2023 has been a hell of a year for games, and it’s still firing out bangers as it winds to a close. Christmas is on the near horizon, snow is creeping across the country, and Cookie Cutter is smearing blood and engine oil all over the shop. A 2D, hand-drawn Metroidvania most reminiscent (in terms of structure) of F.I.S.T: Forged in Shadow Torch, Cookie Cutter follows android Cherry, torn apart and left for dead when her creator is kidnapped by the overlords who rule this post-apocalyptic hellscape. It’s a world that reminds me of something like Tank Girl, or more recently Jay Kristoff’s LIFEL1K3 series.
See, Cherry isn’t the type to take it lying down, and after being rebuilt by engineer Raz, she embarks on a bloody, destructive odyssey of vengeance, tearing apart any mechs, mutants, and monsters that get in her way. The character herself is not what you’d expect, either. Decked out in her waitressing outfit from the diner she worked in, Cherry is like the caffeine-nightmare of any late-night truck driver who was rude to the serving staff. She’s also mean as a junkyard raccoon, channeling rage and violence through the mediums of fists and snark.
Accompanied by Regina, a robotic face that resembles a very specific article of the female anatomy, Cherry leaps, dashes, slides, and pulversies her way across multiple biomes including lethal factories and barren wastelands. I’ve played through the first two biomes of an early preview version of Cookie Cutter, and right now I’m very excited to play more.
Perhaps the most appealing thing about it is how it all moves. Cherry’s animations are smooth and fluid, the environments are highly detailed and pulsate with atmosphere, while the enemy design is interesting. So far I’ve dealt mostly with mutants and robots, all of whom can be beaten to squibs or executed with a single button press after you parry or stagger them.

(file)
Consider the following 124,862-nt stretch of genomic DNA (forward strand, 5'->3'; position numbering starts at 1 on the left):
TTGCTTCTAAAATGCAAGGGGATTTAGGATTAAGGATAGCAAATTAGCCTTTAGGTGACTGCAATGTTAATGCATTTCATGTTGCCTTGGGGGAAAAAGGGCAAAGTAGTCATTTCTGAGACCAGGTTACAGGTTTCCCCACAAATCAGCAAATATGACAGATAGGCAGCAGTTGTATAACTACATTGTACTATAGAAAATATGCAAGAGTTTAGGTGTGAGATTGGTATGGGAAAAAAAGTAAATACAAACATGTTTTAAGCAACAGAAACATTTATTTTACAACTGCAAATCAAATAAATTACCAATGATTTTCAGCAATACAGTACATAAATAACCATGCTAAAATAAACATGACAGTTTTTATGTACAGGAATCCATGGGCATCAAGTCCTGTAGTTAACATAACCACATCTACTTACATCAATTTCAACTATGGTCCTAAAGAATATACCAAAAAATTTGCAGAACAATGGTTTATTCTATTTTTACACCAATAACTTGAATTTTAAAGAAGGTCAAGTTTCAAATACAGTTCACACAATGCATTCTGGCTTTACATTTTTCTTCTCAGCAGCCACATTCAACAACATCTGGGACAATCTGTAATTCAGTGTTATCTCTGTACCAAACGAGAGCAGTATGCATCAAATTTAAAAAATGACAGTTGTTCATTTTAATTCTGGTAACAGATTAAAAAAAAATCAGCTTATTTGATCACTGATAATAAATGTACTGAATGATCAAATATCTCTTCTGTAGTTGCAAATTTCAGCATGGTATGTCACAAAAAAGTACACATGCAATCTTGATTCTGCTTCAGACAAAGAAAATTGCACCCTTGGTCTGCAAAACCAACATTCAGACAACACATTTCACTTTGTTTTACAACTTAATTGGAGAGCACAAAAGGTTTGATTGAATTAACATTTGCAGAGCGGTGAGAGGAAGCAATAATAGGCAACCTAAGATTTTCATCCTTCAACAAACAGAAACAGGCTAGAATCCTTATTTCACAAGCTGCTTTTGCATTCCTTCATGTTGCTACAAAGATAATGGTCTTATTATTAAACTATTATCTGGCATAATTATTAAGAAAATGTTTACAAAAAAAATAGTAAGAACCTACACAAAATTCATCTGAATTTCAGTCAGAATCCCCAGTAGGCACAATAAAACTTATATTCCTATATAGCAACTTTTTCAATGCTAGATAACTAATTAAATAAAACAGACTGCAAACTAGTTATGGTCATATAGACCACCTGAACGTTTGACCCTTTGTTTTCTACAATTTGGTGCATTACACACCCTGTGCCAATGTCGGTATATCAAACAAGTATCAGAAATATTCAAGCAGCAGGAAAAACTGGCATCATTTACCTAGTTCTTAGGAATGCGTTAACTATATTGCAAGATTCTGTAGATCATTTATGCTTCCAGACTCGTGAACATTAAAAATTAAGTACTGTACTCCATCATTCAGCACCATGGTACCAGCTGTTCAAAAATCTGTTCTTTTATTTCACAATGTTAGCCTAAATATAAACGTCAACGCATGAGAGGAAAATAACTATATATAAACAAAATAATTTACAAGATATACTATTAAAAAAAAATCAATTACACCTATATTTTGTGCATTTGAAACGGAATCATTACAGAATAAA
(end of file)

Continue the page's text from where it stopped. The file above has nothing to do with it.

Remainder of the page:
Cookie Cutter is no Soulslike though; it’s a Metroidvania through and through. Death sends you back to the most recent checkpoint, which so far have been impeccably placed before tough areas or boss rooms. Teleporters, however, are few and far between, forcing you to make use of Cherry’s array of traversal moves and abilities. Up to now we’ve unlocked the air dash and double jump, but the trailer shows many more that will become available later.
The cathartic violence is weirdly refreshing in a game that doesn’t also beat you over the head with its difficulty. The aim here is not to punish the player, but to reward exploration and experimentation with crass humour and bloody action. There’s an undercurrent of “gross-out” humour, but the world is bleakly funny, too. A mildly disturbing opening sets the scene for what will become a white-knuckle blast of gore and gags.
You will need to unlock Energy Cells to equip Cherry with permanent buffs such as increased health and damage, while the traversal abilities are unlocked as rewards for defeating bosses or exploring the environments thoroughly. It runs incredibly smoothly on PC, the hand-drawn animation bringing Cherry’s violent executions to vivid, colourful life. But it also has some great visual touches, like her determined face that might as well have her tongue sticking out the corner of her mouth as she stamps on an android’s neck to rip its head off.
One thing I appreciate is that enemies don’t respawn until you die, meaning you can clear an area and then explore it at your leisure – as long as you avoid traps and hazards, of course. The bosses so far are appropriately challenging, but do throw up one flaw that I hope will be fixed by upgrades later. Cherry heals by standing still and absorbing the energy she uses for special attacks. In every situation this is fine, except boss fights. They come at you so fast and in such small arenas that you have nowhere to run or hide while you heal – and it’s the only way, currently, to restore health.
As I said, upgrades may fix that later in the game – and it’s a minor gripe anyway. There’s so much fun to be had bouncing enemies off walls and destructible environments, or catapulting them into traps, or ripping off their body parts and beating them to death with their own severed limbs.
Despite coming so late in the year, Cookie Cutter is an absolute recommendation even at this point. Although what we’ve seen is early game and there’s plenty of potential to overcomplicate the formula, right now I can’t wait to play more of this colourful, hyperviolent adventure.
Cookie Cutter is coming to PC and consoles on December 14th.
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